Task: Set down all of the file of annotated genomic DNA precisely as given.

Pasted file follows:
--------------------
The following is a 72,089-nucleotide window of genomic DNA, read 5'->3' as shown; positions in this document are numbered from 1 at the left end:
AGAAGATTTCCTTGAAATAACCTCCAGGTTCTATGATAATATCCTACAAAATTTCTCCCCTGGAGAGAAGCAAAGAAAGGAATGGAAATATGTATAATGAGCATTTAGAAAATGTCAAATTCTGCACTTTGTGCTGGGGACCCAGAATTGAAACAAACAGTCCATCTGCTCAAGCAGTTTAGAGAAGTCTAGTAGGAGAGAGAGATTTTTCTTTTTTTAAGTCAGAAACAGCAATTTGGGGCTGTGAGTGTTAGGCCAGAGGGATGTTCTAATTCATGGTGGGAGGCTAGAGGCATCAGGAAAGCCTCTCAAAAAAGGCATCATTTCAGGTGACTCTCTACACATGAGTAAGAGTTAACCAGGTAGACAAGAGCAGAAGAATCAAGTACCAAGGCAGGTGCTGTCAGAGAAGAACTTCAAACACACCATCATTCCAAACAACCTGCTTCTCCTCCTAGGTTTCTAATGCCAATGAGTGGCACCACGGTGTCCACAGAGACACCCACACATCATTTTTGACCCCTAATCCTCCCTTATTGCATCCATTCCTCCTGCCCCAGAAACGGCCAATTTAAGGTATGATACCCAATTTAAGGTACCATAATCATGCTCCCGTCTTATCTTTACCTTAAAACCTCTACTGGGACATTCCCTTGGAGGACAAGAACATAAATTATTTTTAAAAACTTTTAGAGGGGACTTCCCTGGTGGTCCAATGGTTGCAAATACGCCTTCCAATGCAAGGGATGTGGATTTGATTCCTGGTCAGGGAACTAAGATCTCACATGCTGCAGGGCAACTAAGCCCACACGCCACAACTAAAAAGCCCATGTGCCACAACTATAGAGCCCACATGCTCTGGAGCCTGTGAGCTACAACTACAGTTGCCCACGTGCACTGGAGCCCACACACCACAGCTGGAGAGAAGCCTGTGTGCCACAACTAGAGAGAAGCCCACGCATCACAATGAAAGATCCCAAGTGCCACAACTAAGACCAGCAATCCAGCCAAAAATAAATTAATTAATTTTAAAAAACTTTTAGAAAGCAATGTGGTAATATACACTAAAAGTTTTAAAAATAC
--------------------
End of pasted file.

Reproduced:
The following is a 72,089-nucleotide window of genomic DNA, read 5'->3' as shown; positions in this document are numbered from 1 at the left end:
AGAAGATTTCCTTGAAATAACCTCCAGGTTCTATGATAATATCCTACAAAATTTCTCCCCTGGAGAGAAGCAAAGAAAGGAATGGAAATATGTATAATGAGCATTTAGAAAATGTCAAATTCTGCACTTTGTGCTGGGGACCCAGAATTGAAACAAACAGTCCATCTGCTCAAGCAGTTTAGAGAAGTCTAGTAGGAGAGAGAGATTTTTCTTTTTTTAAGTCAGAAACAGCAATTTGGGGCTGTGAGTGTTAGGCCAGAGGGATGTTCTAATTCATGGTGGGAGGCTAGAGGCATCAGGAAAGCCTCTCAAAAAAGGCATCATTTCAGGTGACTCTCTACACATGAGTAAGAGTTAACCAGGTAGACAAGAGCAGAAGAATCAAGTACCAAGGCAGGTGCTGTCAGAGAAGAACTTCAAACACACCATCATTCCAAACAACCTGCTTCTCCTCCTAGGTTTCTAATGCCAATGAGTGGCACCACGGTGTCCACAGAGACACCCACACATCATTTTTGACCCCTAATCCTCCCTTATTGCATCCATTCCTCCTGCCCCAGAAACGGCCAATTTAAGGTATGATACCCAATTTAAGGTACCATAATCATGCTCCCGTCTTATCTTTACCTTAAAACCTCTACTGGGACATTCCCTTGGAGGACAAGAACATAAATTATTTTTAAAAACTTTTAGAGGGGACTTCCCTGGTGGTCCAATGGTTGCAAATACGCCTTCCAATGCAAGGGATGTGGATTTGATTCCTGGTCAGGGAACTAAGATCTCACATGCTGCAGGGCAACTAAGCCCACACGCCACAACTAAAAAGCCCATGTGCCACAACTATAGAGCCCACATGCTCTGGAGCCTGTGAGCTACAACTACAGTTGCCCACGTGCACTGGAGCCCACACACCACAGCTGGAGAGAAGCCTGTGTGCCACAACTAGAGAGAAGCCCACGCATCACAATGAAAGATCCCAAGTGCCACAACTAAGACCAGCAATCCAGCCAAAAATAAATTAATTAATTTTAAAAAACTTTTAGAAAGCAATGTGGTAATATACACTAAAAGTTTTAAAAATAC